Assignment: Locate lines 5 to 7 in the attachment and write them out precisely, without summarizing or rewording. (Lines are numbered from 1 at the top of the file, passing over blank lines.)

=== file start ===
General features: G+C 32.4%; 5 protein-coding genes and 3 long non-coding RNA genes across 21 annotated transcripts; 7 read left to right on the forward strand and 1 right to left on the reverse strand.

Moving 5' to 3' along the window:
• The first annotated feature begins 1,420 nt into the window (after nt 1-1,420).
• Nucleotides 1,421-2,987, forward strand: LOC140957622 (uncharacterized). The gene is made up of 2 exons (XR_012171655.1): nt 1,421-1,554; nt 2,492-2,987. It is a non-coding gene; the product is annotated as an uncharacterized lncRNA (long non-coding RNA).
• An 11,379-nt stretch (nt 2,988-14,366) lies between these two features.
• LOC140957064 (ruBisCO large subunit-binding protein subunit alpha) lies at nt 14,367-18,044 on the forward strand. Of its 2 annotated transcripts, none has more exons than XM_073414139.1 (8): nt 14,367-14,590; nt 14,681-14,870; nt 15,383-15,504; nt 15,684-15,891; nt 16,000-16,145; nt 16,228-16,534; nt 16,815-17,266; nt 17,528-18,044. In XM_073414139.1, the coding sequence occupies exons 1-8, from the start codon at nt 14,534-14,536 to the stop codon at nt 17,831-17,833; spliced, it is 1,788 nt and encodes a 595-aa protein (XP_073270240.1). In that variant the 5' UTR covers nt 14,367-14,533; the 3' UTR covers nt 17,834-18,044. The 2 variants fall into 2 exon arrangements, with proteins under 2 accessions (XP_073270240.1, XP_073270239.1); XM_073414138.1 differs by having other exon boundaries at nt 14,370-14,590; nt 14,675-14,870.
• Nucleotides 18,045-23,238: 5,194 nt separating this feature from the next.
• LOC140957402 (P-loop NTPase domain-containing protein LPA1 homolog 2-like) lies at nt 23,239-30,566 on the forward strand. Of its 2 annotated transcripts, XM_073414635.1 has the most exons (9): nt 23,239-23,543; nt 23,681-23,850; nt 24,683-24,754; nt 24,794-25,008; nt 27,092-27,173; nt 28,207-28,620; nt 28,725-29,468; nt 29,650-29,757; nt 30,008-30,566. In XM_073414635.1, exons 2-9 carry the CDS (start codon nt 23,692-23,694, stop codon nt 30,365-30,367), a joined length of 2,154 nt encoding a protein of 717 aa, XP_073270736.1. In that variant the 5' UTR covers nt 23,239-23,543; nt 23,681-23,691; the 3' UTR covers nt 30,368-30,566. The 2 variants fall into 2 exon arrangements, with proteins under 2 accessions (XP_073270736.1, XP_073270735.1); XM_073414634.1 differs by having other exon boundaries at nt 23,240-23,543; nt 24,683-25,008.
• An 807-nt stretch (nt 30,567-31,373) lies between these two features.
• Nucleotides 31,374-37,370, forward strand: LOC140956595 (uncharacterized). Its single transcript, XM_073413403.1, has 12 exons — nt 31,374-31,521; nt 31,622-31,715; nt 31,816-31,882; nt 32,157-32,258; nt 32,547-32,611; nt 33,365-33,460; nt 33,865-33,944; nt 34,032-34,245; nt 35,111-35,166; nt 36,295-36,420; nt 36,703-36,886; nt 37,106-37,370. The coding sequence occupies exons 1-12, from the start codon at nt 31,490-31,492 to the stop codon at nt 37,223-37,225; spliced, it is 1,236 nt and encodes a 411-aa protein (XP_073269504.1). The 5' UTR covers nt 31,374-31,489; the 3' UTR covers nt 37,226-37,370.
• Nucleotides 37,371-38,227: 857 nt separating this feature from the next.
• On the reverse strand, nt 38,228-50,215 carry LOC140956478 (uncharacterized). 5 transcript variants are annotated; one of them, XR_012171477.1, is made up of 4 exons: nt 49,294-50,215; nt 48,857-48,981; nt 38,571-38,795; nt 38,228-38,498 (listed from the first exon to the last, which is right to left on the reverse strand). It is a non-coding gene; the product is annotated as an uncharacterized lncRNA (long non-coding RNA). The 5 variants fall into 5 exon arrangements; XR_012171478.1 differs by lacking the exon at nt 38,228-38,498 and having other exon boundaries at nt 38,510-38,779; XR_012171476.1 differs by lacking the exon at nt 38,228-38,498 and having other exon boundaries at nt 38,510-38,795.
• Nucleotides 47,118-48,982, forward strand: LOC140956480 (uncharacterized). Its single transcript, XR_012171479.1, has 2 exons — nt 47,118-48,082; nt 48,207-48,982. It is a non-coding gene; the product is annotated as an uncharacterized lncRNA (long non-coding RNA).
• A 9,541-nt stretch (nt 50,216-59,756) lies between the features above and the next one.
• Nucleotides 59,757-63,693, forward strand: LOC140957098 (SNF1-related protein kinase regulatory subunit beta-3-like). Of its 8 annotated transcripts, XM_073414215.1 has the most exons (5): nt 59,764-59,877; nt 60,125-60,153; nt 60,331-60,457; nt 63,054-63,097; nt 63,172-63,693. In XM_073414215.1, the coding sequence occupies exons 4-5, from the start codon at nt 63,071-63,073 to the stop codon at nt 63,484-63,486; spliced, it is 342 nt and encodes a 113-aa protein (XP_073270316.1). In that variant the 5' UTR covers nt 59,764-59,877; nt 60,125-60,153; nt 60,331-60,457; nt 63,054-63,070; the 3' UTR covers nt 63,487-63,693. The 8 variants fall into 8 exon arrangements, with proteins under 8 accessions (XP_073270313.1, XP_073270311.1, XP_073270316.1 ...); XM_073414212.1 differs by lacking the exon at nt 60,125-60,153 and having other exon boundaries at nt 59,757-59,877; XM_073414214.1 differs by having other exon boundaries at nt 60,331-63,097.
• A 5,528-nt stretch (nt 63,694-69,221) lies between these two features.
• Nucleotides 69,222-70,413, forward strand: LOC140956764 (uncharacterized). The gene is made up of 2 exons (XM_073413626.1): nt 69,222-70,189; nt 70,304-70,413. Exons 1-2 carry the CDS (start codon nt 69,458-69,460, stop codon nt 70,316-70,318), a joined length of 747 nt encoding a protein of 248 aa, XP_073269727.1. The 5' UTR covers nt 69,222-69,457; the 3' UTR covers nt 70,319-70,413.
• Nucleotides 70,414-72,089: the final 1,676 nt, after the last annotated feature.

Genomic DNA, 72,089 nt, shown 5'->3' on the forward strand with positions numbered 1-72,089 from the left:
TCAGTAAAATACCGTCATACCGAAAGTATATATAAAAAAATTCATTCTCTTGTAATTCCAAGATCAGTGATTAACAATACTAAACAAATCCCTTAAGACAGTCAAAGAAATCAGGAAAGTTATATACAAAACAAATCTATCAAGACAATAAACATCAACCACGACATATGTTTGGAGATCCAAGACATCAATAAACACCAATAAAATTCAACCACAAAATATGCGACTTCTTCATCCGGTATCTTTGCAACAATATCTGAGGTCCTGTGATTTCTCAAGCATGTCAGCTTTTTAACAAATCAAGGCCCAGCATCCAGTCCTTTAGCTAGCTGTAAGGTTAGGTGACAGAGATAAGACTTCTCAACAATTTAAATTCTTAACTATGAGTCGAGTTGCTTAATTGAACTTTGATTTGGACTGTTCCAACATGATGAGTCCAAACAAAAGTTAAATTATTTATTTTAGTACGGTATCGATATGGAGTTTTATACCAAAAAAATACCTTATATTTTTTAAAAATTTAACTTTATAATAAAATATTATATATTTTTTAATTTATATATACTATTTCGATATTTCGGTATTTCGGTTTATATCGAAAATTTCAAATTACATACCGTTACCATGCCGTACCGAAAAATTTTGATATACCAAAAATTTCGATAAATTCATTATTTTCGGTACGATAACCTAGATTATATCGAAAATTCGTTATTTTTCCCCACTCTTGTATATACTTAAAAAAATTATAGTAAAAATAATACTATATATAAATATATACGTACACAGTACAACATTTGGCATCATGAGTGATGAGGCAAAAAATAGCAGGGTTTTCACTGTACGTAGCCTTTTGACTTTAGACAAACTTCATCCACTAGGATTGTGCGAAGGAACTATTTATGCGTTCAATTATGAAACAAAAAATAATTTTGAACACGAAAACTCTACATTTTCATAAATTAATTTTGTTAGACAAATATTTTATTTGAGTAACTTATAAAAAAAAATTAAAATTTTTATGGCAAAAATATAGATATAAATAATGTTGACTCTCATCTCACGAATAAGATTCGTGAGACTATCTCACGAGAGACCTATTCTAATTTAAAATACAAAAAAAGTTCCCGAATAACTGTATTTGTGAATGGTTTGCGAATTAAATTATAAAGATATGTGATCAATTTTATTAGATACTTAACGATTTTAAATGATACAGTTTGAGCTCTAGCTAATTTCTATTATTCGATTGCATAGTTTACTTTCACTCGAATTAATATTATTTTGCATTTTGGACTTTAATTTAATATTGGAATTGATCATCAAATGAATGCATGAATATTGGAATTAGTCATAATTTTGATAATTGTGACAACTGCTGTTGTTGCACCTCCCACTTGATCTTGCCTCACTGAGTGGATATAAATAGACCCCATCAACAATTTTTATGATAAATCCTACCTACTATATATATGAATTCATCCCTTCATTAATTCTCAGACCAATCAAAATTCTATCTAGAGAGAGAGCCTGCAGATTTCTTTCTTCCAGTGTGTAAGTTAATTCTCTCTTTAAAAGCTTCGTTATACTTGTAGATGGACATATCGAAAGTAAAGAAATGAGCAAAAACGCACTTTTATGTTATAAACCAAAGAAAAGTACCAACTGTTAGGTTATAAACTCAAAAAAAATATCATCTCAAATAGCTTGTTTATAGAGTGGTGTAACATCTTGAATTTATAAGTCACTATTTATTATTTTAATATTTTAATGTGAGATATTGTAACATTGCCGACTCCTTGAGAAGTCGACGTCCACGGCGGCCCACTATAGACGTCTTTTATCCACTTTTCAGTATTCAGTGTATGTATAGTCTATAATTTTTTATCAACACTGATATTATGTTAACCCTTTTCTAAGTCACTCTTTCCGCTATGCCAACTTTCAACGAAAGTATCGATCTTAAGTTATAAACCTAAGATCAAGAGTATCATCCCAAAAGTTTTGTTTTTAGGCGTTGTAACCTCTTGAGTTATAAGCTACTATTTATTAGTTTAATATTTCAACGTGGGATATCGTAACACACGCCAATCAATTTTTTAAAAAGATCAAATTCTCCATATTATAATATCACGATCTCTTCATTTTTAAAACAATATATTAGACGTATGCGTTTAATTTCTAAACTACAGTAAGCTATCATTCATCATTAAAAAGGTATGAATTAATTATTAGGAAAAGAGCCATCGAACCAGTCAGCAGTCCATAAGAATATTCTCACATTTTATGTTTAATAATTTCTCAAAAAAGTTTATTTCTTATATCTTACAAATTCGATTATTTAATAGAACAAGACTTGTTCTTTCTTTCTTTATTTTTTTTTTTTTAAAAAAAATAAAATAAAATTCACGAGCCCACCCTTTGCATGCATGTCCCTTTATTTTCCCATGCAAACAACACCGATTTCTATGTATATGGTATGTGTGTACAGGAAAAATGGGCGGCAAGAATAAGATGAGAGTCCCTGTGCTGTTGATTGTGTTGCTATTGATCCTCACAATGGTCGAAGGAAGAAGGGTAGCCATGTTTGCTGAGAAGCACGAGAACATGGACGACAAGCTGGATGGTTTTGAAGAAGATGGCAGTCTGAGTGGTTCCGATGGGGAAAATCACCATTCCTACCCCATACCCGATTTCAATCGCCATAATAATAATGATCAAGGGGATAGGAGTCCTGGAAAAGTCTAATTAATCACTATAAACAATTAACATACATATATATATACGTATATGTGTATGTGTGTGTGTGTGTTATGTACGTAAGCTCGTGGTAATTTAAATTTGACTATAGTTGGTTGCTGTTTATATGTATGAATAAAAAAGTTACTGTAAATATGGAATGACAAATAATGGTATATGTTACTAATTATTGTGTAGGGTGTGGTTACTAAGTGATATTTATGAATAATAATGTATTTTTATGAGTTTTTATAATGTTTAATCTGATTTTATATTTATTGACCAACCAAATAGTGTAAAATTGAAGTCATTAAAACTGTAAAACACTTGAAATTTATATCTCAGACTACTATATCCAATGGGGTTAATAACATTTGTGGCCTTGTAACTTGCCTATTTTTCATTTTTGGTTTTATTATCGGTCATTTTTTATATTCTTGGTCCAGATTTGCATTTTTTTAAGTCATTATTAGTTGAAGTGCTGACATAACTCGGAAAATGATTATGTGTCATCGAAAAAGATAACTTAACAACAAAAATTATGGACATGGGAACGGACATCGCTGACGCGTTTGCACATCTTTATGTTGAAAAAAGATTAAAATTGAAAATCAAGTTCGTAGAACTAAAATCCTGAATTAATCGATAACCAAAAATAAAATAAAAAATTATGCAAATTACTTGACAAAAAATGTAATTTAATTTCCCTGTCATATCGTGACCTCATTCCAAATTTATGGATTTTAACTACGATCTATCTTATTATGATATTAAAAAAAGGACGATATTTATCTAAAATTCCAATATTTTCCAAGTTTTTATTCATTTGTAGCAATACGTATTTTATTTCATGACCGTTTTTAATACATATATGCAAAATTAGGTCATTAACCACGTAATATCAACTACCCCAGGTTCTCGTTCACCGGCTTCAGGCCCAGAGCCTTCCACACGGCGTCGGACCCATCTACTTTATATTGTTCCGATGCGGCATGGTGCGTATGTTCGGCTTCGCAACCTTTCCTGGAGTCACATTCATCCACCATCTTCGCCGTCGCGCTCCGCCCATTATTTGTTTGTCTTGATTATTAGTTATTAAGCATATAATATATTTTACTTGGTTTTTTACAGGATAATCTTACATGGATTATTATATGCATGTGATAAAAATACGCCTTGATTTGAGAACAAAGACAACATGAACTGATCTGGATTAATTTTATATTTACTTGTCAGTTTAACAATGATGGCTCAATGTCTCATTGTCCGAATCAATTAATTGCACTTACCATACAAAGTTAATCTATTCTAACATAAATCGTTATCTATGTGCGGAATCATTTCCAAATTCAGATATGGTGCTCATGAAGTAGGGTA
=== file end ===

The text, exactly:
• An 11,379-nt stretch (nt 2,988-14,366) lies between these two features.
• LOC140957064 (ruBisCO large subunit-binding protein subunit alpha) lies at nt 14,367-18,044 on the forward strand. Of its 2 annotated transcripts, none has more exons than XM_073414139.1 (8): nt 14,367-14,590; nt 14,681-14,870; nt 15,383-15,504; nt 15,684-15,891; nt 16,000-16,145; nt 16,228-16,534; nt 16,815-17,266; nt 17,528-18,044. In XM_073414139.1, the coding sequence occupies exons 1-8, from the start codon at nt 14,534-14,536 to the stop codon at nt 17,831-17,833; spliced, it is 1,788 nt and encodes a 595-aa protein (XP_073270240.1). In that variant the 5' UTR covers nt 14,367-14,533; the 3' UTR covers nt 17,834-18,044. The 2 variants fall into 2 exon arrangements, with proteins under 2 accessions (XP_073270240.1, XP_073270239.1); XM_073414138.1 differs by having other exon boundaries at nt 14,370-14,590; nt 14,675-14,870.
• Nucleotides 18,045-23,238: 5,194 nt separating this feature from the next.